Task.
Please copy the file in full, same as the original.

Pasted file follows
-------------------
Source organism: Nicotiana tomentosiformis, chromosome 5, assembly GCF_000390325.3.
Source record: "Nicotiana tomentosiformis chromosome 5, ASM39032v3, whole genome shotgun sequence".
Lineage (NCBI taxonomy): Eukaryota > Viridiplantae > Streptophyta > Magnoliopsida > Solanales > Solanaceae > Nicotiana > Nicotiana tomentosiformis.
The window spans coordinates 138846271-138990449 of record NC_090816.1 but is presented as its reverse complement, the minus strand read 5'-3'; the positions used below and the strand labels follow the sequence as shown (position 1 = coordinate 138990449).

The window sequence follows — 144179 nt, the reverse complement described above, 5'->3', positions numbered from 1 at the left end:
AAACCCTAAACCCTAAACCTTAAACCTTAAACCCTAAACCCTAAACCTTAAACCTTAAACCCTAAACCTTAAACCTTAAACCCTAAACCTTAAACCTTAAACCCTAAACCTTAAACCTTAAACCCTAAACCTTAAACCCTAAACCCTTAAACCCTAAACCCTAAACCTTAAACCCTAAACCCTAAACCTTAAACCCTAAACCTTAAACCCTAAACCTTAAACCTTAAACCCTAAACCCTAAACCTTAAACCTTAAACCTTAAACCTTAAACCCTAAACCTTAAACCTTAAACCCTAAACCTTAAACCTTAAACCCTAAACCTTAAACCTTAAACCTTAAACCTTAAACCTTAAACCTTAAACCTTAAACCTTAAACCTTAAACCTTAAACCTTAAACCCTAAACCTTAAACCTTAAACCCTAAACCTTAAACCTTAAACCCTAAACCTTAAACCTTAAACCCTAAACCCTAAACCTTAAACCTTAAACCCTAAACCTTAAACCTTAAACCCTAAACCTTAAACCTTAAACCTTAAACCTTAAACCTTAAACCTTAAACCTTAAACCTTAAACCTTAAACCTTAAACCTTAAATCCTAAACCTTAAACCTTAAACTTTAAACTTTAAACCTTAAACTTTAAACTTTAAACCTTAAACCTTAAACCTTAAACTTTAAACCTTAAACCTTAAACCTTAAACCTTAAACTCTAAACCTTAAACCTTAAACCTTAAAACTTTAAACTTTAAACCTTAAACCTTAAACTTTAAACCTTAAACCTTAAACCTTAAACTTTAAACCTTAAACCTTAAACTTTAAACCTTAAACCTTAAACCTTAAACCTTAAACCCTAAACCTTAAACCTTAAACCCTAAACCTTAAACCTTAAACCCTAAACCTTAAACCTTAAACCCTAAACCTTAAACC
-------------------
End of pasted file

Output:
Source organism: Nicotiana tomentosiformis, chromosome 5, assembly GCF_000390325.3.
Source record: "Nicotiana tomentosiformis chromosome 5, ASM39032v3, whole genome shotgun sequence".
Lineage (NCBI taxonomy): Eukaryota > Viridiplantae > Streptophyta > Magnoliopsida > Solanales > Solanaceae > Nicotiana > Nicotiana tomentosiformis.
The window spans coordinates 138846271-138990449 of record NC_090816.1 but is presented as its reverse complement, the minus strand read 5'-3'; the positions used below and the strand labels follow the sequence as shown (position 1 = coordinate 138990449).

The window sequence follows — 144179 nt, the reverse complement described above, 5'->3', positions numbered from 1 at the left end:
AAACCCTAAACCCTAAACCTTAAACCTTAAACCCTAAACCCTAAACCTTAAACCTTAAACCCTAAACCTTAAACCTTAAACCCTAAACCTTAAACCTTAAACCCTAAACCTTAAACCTTAAACCCTAAACCTTAAACCCTAAACCCTTAAACCCTAAACCCTAAACCTTAAACCCTAAACCCTAAACCTTAAACCCTAAACCTTAAACCCTAAACCTTAAACCTTAAACCCTAAACCCTAAACCTTAAACCTTAAACCTTAAACCTTAAACCCTAAACCTTAAACCTTAAACCCTAAACCTTAAACCTTAAACCCTAAACCTTAAACCTTAAACCTTAAACCTTAAACCTTAAACCTTAAACCTTAAACCTTAAACCTTAAACCTTAAACCTTAAACCCTAAACCTTAAACCTTAAACCCTAAACCTTAAACCTTAAACCCTAAACCTTAAACCTTAAACCCTAAACCCTAAACCTTAAACCTTAAACCCTAAACCTTAAACCTTAAACCCTAAACCTTAAACCTTAAACCTTAAACCTTAAACCTTAAACCTTAAACCTTAAACCTTAAACCTTAAACCTTAAACCTTAAATCCTAAACCTTAAACCTTAAACTTTAAACTTTAAACCTTAAACTTTAAACTTTAAACCTTAAACCTTAAACCTTAAACTTTAAACCTTAAACCTTAAACCTTAAACCTTAAACTCTAAACCTTAAACCTTAAACCTTAAAACTTTAAACTTTAAACCTTAAACCTTAAACTTTAAACCTTAAACCTTAAACCTTAAACTTTAAACCTTAAACCTTAAACTTTAAACCTTAAACCTTAAACCTTAAACCTTAAACCCTAAACCTTAAACCTTAAACCCTAAACCTTAAACCTTAAACCCTAAACCTTAAACCTTAAACCCTAAACCTTAAACC